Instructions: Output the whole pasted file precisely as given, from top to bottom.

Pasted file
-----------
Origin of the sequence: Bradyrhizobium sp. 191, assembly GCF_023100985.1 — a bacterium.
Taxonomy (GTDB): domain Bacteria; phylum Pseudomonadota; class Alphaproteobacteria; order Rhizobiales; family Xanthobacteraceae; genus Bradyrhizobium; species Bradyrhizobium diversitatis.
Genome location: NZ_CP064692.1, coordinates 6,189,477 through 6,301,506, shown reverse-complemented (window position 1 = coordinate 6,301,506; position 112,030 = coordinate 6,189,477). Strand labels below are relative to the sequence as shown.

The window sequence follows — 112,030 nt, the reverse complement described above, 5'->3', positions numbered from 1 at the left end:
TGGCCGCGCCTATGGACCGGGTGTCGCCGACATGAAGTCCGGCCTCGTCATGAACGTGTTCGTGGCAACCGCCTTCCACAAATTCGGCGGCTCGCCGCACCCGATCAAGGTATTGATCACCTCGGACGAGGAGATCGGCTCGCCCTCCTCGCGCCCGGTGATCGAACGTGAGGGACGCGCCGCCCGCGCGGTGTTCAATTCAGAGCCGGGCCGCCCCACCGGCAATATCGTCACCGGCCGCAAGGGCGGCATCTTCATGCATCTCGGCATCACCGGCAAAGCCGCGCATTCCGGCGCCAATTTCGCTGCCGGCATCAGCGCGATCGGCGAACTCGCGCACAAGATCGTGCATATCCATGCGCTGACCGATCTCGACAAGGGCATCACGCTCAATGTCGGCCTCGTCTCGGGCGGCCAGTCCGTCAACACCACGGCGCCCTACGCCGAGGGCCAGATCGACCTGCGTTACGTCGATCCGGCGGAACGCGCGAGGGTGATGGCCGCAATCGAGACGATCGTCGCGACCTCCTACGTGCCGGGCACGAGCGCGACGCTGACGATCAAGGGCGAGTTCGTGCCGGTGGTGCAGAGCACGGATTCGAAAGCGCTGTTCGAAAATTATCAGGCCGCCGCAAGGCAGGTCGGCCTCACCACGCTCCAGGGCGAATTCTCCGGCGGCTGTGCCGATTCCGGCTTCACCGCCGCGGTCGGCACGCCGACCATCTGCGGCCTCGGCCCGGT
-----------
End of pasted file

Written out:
Origin of the sequence: Bradyrhizobium sp. 191, assembly GCF_023100985.1 — a bacterium.
Taxonomy (GTDB): domain Bacteria; phylum Pseudomonadota; class Alphaproteobacteria; order Rhizobiales; family Xanthobacteraceae; genus Bradyrhizobium; species Bradyrhizobium diversitatis.
Genome location: NZ_CP064692.1, coordinates 6,189,477 through 6,301,506, shown reverse-complemented (window position 1 = coordinate 6,301,506; position 112,030 = coordinate 6,189,477). Strand labels below are relative to the sequence as shown.

The window sequence follows — 112,030 nt, the reverse complement described above, 5'->3', positions numbered from 1 at the left end:
TGGCCGCGCCTATGGACCGGGTGTCGCCGACATGAAGTCCGGCCTCGTCATGAACGTGTTCGTGGCAACCGCCTTCCACAAATTCGGCGGCTCGCCGCACCCGATCAAGGTATTGATCACCTCGGACGAGGAGATCGGCTCGCCCTCCTCGCGCCCGGTGATCGAACGTGAGGGACGCGCCGCCCGCGCGGTGTTCAATTCAGAGCCGGGCCGCCCCACCGGCAATATCGTCACCGGCCGCAAGGGCGGCATCTTCATGCATCTCGGCATCACCGGCAAAGCCGCGCATTCCGGCGCCAATTTCGCTGCCGGCATCAGCGCGATCGGCGAACTCGCGCACAAGATCGTGCATATCCATGCGCTGACCGATCTCGACAAGGGCATCACGCTCAATGTCGGCCTCGTCTCGGGCGGCCAGTCCGTCAACACCACGGCGCCCTACGCCGAGGGCCAGATCGACCTGCGTTACGTCGATCCGGCGGAACGCGCGAGGGTGATGGCCGCAATCGAGACGATCGTCGCGACCTCCTACGTGCCGGGCACGAGCGCGACGCTGACGATCAAGGGCGAGTTCGTGCCGGTGGTGCAGAGCACGGATTCGAAAGCGCTGTTCGAAAATTATCAGGCCGCCGCAAGGCAGGTCGGCCTCACCACGCTCCAGGGCGAATTCTCCGGCGGCTGTGCCGATTCCGGCTTCACCGCCGCGGTCGGCACGCCGACCATCTGCGGCCTCGGCCCGGT